Then There Was Coffee

Work, even when it’s work you love passionately and that you might conceivably do for free, is still occasionally work. Motivation or not, love or not, dedication or not, sometimes work is work no matter how smoothly the flow is a-flowing. You get the idea. Today was a day when work took effort; I did not summon my typical hi-ho-hi-ho off to work I go spirit this morning, and I didn’t even bother looking for it.

Having typed that, I can’t say it was a bad day. The students were lively, engaged, quirky, cranky, and all that makes being in a room teeming with middle school hope and ennui wonderfully, educationally rewarding. It wasn’t their doing that my usual perk was percolating somewhere else today. When performing a job that requires a certain level of behavioral consistency, it can be self-fulfilling to engage in the day because sometimes you catch up to yourself. Fortunately, this was the case today. It just took a while.

I followed my normal routine this morning, which includes a stop at my favorite coffee emporium. This is ritualized behavior and I realize as I type that I spend more money on this than I would if I simply brewed the bean-based goodness at home – but that’s beside the point. This ritual is almost necessary, I tell myself, because I am incapable of making good coffee. I therefor rely on my local emporium for both the good cheer of its workers and the fact that their coffee is better. There is a part of me that realizes I could be using this bit of money for multitudes of other purposes. The other part doesn’t care (I’m pretty sure that’s the spoiled toddler part of me).

The day began to feel like work at about the time my computer stopped loading a program I needed. Since I was without students for the moment, I walked to the teacher’s lounge to stretch my legs, practice my deep breathing, and regroup. The lounge features a couple coffee carafes which are usually empty by mid-morning. Today, however, one of the carafes still had coffee in it. Not only that, but it was it fresh, and it was good. I don’t know who made the coffee, but at that moment, I loved them with a fervor bordering on hero worship. I posted a thank-you note on the bulletin board, and returned to my project with a renewed sense of purpose. Trite and quirky it may be, but the sentiment is still very real: I was slightly off-focus, and then there was coffee.

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Chocolate is Good for Me (Kinda)

As you can tell from the subhead of my blog, I’m a fan of chocolate. I don’t eat a lot in one sitting, but I eat chocolate every day. I do not apologize for this. It surprises people when I mention that I’m a daily chocolate eater, as if my chocolate consumption negates the positive effects of an overall healthy diet. In my brain, however, chocolate is as essential as brushing my teeth and showering. I get to say a small amount of “Hah!” to my health fanatic friends because today I received vindication in the form of a longitudinal study. According to my local newspaper in an article pulled from The Washington Post*, a study indicated that “people who eat chocolate tend to perform better cognitively.” The types of tasks include remembering phone numbers, shopping lists, and doing two things at once.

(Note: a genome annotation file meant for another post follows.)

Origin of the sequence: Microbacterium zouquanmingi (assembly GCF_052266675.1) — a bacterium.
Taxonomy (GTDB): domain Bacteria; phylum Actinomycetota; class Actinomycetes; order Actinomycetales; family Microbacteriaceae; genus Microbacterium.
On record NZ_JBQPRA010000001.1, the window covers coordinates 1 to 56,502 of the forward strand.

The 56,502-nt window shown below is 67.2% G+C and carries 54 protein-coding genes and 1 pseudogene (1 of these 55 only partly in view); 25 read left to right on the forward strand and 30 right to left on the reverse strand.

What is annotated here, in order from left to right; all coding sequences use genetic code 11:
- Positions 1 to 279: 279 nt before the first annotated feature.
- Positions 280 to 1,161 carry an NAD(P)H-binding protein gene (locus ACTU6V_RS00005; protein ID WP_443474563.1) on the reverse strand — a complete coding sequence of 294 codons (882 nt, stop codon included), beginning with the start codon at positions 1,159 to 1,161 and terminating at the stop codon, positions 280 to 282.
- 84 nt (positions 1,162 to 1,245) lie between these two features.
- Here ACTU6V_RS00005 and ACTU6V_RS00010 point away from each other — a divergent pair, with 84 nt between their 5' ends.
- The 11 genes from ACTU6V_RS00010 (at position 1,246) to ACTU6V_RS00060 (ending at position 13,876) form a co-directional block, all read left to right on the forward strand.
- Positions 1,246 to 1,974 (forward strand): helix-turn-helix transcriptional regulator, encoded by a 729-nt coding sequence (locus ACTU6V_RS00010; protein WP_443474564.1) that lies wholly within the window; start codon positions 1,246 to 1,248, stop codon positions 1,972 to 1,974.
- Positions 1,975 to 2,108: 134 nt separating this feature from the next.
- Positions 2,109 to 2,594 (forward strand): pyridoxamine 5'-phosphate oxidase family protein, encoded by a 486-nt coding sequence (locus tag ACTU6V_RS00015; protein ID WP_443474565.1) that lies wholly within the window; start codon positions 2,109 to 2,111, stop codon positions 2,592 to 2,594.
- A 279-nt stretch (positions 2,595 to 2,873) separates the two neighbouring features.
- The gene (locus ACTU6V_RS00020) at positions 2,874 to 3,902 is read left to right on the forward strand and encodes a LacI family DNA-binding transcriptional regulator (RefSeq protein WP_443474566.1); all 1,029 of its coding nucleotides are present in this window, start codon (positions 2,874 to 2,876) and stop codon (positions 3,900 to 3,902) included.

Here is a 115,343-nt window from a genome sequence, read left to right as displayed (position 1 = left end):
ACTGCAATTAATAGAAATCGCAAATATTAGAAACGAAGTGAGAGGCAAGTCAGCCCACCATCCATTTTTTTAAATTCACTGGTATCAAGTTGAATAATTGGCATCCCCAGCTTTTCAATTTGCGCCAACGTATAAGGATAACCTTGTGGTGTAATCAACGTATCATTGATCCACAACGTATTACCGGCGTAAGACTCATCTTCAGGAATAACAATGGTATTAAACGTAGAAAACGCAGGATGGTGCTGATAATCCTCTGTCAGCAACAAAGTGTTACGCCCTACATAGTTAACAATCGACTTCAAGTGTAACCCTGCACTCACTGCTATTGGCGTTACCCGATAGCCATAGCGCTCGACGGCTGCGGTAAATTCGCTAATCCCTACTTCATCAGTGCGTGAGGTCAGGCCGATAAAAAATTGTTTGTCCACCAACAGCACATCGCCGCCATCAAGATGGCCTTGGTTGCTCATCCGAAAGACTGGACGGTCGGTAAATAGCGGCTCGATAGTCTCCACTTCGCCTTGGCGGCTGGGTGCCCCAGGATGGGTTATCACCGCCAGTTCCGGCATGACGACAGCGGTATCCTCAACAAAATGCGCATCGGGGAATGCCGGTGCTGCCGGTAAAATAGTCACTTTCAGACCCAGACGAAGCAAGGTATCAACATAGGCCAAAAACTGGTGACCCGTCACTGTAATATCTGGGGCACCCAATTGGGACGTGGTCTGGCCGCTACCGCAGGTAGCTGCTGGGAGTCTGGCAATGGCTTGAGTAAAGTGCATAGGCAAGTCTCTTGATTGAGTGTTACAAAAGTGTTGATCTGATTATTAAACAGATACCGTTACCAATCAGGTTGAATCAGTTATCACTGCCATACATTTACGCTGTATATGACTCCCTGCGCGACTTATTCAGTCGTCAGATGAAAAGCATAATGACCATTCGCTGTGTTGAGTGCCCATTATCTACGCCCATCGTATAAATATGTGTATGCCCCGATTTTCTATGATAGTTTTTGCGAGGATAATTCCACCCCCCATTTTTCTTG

Let’s pass the Hershey’s kisses in celebration. I am excited. I am ebullient. I am shocked to learn that many of the participants ate chocolate only rarely or never versus once a week or more. Who are these people who eat chocolate rarely or never? Most people I know have a chocolate stash in their desk drawers, ready to be shared or consumed at will.

Further complicating the potential good news of this scenario is the fact that the type of chocolate that the study is referring to is the type of chocolate with less sugar and more cocoa bean goodness. It’s the cocoa in chocolate that has antioxidants and cholesterol-lowering properties. The benefits also include preventing cognitive decline and reducing stress/blood pressure.

This still sounds great to me, but the downfall is a question that wasn’t answered by the study. According to the other studies I’ve seen, the current assumption is that it’s darker chocolate – you know, the kind that mostly closely tastes like undiluted cocoa powder-that renders the health benefits.

Merrill Elias, the scientist who conducted the study, stated, “We didn’t look at dark chocolate and lighter chocolate separately.” Interesting question and one that must be answered. I herewith most humbly and respectfully volunteer. As one who exceeds the average 4.5 kg of chocolate consumption per year, I know a thing or two about chocolate. Just don’t make me eat the 75% or greater dark stuff. That really does taste like the bean itself.

 

*By the time I’m typing this, the information is awfully far removed from the original study, so please treat this like the good spirited gossip it is. Or, find the study and read for yourself.